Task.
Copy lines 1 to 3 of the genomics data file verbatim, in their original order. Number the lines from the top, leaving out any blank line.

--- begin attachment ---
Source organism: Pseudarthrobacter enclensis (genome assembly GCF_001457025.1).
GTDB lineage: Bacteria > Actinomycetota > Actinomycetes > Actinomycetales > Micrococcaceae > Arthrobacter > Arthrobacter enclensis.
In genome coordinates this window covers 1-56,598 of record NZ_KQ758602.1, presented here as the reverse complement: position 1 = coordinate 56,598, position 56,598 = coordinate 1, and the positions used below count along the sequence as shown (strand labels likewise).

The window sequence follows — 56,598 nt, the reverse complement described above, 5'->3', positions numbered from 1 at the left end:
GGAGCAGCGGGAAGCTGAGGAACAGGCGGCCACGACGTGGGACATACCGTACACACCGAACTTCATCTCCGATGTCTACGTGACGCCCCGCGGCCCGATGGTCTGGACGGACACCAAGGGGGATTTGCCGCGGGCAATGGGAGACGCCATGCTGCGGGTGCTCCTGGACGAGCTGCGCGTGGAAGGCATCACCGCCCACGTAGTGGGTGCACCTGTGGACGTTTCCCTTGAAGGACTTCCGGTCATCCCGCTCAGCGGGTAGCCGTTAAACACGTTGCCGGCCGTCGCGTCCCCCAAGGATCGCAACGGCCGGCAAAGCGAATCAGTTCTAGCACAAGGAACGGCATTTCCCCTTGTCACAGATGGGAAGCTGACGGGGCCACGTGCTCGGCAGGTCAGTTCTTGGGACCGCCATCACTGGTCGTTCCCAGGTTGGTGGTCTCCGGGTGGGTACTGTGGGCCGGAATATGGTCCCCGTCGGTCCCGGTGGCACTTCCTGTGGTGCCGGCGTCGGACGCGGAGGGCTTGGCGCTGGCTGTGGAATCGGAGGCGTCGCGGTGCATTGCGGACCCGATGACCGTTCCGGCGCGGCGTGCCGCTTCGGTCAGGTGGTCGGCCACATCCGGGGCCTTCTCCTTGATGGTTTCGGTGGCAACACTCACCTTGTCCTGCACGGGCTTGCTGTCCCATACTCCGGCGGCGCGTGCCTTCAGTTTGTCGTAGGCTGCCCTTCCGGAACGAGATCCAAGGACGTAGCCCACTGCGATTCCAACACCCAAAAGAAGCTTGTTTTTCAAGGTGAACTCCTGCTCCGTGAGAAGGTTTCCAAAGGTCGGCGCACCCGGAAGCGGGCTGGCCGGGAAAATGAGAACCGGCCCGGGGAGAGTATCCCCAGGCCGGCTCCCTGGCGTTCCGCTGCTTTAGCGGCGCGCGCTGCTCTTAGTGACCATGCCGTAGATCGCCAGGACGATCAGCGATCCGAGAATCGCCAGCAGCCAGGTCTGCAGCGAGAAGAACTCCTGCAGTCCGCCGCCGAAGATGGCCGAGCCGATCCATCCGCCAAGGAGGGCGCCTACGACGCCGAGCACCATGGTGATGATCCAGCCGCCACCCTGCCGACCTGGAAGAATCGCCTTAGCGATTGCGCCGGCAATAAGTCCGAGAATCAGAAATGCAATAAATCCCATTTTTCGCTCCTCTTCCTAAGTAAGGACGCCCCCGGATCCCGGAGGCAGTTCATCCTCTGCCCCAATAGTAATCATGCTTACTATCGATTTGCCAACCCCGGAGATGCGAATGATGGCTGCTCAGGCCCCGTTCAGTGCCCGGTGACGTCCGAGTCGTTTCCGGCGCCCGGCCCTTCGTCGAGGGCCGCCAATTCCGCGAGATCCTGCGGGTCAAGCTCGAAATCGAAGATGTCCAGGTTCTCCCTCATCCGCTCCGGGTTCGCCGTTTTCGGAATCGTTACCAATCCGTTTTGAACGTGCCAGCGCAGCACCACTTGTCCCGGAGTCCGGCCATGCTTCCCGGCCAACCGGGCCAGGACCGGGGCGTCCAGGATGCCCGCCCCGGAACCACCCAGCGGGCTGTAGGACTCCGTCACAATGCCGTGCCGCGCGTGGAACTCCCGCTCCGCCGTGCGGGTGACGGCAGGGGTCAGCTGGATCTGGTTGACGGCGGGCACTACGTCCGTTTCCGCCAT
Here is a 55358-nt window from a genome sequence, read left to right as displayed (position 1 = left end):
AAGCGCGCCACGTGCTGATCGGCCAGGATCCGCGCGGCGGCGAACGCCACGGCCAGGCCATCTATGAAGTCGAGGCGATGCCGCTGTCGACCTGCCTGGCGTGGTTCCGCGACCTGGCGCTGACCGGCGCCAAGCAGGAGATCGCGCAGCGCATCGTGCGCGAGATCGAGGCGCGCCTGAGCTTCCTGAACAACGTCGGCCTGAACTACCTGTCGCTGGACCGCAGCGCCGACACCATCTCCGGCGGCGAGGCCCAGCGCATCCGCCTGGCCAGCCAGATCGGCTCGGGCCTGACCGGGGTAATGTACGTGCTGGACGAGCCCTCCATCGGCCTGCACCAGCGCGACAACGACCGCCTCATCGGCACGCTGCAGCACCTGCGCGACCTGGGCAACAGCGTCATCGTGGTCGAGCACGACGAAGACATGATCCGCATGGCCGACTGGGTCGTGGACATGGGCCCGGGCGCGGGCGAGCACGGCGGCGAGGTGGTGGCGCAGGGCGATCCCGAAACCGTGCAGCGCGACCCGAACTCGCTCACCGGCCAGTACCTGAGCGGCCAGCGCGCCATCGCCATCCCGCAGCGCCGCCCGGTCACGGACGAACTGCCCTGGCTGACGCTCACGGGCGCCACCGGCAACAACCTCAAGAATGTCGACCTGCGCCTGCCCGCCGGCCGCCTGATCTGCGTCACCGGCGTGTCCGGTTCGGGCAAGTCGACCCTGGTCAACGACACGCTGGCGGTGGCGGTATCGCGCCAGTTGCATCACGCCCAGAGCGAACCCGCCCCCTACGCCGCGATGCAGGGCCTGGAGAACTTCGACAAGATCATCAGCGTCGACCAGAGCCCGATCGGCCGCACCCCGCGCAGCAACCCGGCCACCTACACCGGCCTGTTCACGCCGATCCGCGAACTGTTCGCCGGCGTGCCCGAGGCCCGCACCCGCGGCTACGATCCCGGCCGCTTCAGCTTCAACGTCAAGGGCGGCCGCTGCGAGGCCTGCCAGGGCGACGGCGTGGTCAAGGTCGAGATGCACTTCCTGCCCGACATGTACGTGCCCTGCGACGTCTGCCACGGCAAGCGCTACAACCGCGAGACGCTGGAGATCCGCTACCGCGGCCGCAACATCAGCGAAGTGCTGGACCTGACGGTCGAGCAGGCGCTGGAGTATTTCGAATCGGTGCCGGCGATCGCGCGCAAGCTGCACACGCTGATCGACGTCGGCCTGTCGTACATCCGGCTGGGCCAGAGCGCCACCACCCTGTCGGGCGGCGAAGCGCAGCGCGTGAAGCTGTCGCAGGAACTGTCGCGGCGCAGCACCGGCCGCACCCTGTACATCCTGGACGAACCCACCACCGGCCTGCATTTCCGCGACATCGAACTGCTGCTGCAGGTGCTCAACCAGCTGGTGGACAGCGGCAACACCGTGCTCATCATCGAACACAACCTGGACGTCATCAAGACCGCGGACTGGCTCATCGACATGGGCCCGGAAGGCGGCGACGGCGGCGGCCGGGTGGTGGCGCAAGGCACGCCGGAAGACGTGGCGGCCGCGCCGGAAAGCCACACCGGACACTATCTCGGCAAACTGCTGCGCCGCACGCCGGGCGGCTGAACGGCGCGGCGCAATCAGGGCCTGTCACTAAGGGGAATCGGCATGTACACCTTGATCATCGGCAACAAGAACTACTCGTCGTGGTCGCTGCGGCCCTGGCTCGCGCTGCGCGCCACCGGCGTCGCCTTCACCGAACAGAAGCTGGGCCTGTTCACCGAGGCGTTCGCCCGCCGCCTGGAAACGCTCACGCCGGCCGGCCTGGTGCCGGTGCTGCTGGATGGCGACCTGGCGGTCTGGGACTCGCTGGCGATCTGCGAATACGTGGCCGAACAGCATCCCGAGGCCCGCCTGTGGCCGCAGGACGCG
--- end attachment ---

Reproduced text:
Source organism: Pseudarthrobacter enclensis (genome assembly GCF_001457025.1).
GTDB lineage: Bacteria > Actinomycetota > Actinomycetes > Actinomycetales > Micrococcaceae > Arthrobacter > Arthrobacter enclensis.
In genome coordinates this window covers 1-56,598 of record NZ_KQ758602.1, presented here as the reverse complement: position 1 = coordinate 56,598, position 56,598 = coordinate 1, and the positions used below count along the sequence as shown (strand labels likewise).